Not long ago, I got to know Kulsum, who is based in Kuwait and writes a food blog called Journey Kitchen. Her food blog is packed with delicious main Indian dishes to desserts too! It was such a pleasure to know Kulsum and her food. Today she is here to share with us, a very yummy looking dessert that I can already tell that I am going to fall in love with!
I was delighted when Leemei requested an Indian sweet recipe for this guest post, because there is always room for dessert isn’t it? Thank you Leemei for inviting me, it’s a pleasure to be here.
Growing up, the only Indian sweets I ate were homemade. I found my mom’s desserts way better than anything I could buy at the stores. She can make a simple fruit pudding to gulab jamun to burfi’s with such ease and guests often ask for more servings.
My own experience with Indian sweets didn’t start too well. Without any apparent reason I was averse to trying out Indian desserts. May be it was the thought that they are time consuming or just the plain fear of never matching up to my mom. Considering this a real shame – more so because my entire family including uncles and aunts are considered pro’s in the field, mom guided me into making ‘rabri’ to get me started. It worked like a charm is all I can say. What is rabri you ask? In India traditionally, we don’t have heavy cream, single cream or half and half kind of things with different butter fat ratios. Instead we have one cream called ‘malai’, which simply made by skimming the top layer of fat that forms on milk when it is heated.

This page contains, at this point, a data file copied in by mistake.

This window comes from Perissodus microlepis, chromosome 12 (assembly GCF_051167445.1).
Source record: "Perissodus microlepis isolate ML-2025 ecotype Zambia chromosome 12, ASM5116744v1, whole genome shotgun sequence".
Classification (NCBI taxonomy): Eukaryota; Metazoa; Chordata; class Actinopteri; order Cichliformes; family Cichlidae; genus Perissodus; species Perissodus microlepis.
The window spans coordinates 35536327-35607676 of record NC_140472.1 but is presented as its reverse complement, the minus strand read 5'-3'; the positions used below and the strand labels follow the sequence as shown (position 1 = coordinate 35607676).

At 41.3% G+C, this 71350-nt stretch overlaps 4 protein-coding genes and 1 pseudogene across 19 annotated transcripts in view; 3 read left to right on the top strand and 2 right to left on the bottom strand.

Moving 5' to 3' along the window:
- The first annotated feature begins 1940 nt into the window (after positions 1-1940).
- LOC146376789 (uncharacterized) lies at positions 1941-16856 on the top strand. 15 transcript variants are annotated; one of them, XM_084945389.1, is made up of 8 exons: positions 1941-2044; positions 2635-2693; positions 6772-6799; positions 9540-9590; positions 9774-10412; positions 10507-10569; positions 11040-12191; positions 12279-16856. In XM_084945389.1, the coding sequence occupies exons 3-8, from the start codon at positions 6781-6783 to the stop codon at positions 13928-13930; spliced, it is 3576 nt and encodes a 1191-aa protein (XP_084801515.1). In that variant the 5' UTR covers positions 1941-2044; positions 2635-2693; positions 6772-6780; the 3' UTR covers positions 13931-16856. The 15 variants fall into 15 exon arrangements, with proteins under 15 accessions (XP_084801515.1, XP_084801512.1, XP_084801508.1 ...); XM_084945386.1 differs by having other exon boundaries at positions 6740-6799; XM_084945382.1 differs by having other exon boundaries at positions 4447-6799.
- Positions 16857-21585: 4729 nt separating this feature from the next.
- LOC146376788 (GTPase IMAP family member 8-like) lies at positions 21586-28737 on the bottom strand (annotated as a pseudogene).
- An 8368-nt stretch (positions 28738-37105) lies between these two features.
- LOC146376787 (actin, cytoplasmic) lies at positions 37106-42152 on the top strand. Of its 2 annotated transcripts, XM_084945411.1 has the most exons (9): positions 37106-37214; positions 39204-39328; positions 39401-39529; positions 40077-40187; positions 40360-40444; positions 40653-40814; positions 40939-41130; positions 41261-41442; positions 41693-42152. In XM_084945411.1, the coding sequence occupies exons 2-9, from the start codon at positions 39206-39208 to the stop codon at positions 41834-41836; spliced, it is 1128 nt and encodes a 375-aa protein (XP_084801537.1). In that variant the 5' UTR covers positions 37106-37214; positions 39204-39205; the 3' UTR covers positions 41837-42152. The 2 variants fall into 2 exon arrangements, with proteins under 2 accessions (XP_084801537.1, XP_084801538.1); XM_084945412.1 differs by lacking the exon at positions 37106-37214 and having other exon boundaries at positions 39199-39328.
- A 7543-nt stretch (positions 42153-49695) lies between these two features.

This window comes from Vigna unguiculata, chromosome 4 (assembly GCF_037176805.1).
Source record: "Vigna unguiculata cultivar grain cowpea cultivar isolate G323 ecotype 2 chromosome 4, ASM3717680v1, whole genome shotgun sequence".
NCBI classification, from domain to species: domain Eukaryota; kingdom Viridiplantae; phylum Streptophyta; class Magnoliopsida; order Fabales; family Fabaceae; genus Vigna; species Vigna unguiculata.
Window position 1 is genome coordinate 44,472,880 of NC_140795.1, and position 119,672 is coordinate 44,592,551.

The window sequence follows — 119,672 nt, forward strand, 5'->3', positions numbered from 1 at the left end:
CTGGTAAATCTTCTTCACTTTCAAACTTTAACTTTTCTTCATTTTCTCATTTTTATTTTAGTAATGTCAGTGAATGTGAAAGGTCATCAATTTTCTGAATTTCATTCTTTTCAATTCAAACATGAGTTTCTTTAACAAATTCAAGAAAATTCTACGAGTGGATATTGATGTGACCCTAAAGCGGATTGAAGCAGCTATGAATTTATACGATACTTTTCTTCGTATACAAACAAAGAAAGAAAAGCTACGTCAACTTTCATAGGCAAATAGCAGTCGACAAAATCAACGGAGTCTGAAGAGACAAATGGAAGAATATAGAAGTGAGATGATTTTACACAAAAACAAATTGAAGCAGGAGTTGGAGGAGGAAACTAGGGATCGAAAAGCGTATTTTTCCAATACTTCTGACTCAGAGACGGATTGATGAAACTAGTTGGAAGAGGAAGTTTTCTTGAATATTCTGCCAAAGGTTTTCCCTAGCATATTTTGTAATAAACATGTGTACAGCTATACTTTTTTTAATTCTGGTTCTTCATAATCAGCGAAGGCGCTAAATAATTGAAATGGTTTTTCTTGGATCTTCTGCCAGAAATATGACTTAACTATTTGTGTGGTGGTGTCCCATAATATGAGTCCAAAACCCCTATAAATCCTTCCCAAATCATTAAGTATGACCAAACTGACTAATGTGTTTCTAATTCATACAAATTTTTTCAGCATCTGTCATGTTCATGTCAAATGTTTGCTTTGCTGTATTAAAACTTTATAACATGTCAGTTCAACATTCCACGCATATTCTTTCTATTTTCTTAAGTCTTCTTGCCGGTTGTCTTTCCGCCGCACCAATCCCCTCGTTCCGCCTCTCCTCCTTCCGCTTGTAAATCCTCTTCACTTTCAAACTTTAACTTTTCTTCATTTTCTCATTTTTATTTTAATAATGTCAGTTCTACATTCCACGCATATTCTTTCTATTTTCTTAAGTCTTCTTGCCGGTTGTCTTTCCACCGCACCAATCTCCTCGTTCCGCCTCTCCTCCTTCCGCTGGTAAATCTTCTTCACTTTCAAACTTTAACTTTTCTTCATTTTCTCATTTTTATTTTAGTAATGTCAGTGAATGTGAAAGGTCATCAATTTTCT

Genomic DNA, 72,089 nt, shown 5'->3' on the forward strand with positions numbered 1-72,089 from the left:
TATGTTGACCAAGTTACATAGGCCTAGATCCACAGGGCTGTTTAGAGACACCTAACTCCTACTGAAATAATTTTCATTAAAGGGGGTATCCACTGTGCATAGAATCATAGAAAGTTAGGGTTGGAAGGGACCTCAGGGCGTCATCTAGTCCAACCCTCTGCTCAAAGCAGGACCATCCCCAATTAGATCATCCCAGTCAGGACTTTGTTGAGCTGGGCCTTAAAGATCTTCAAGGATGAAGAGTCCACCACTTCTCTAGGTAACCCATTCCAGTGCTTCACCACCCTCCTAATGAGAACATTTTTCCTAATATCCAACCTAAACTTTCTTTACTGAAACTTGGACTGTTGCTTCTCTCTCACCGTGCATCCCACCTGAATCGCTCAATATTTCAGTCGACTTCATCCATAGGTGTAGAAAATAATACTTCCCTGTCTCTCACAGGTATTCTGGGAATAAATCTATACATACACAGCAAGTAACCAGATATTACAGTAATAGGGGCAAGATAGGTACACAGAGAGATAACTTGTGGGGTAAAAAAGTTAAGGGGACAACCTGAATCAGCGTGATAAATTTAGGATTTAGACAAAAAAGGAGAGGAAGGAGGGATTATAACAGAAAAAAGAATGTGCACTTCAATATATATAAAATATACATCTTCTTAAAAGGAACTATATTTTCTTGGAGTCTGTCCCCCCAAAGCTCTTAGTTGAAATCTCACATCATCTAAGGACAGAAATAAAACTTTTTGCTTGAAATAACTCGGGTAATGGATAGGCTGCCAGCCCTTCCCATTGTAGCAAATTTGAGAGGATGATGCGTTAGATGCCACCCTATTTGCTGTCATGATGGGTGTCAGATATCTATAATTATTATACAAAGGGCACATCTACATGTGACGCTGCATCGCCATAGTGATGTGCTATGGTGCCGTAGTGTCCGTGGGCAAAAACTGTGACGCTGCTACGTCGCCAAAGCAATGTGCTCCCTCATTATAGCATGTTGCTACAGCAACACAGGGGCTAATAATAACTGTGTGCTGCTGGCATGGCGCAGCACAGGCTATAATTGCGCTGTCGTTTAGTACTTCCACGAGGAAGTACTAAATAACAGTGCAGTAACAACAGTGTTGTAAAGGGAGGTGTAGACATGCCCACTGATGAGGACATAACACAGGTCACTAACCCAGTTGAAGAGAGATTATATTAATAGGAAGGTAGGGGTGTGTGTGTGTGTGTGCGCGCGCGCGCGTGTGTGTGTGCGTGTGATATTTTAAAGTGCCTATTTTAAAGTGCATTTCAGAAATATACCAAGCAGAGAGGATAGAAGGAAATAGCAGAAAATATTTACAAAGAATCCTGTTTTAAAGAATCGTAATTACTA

But that doesn’t mean we don’t have our share of fattening creamy heaven! Instead Indian desserts rely on slowly heating full fat milk over a long period of time, evaporating the water content and leaving behind heavenly creamy reduction. Rabri is a form of sweetened reduced milk flavored with nuts and spices. The slow heating creates a distinct nutty flavor which is what really makes this dessert so incredible. Hope you shall enjoy it as much as we do.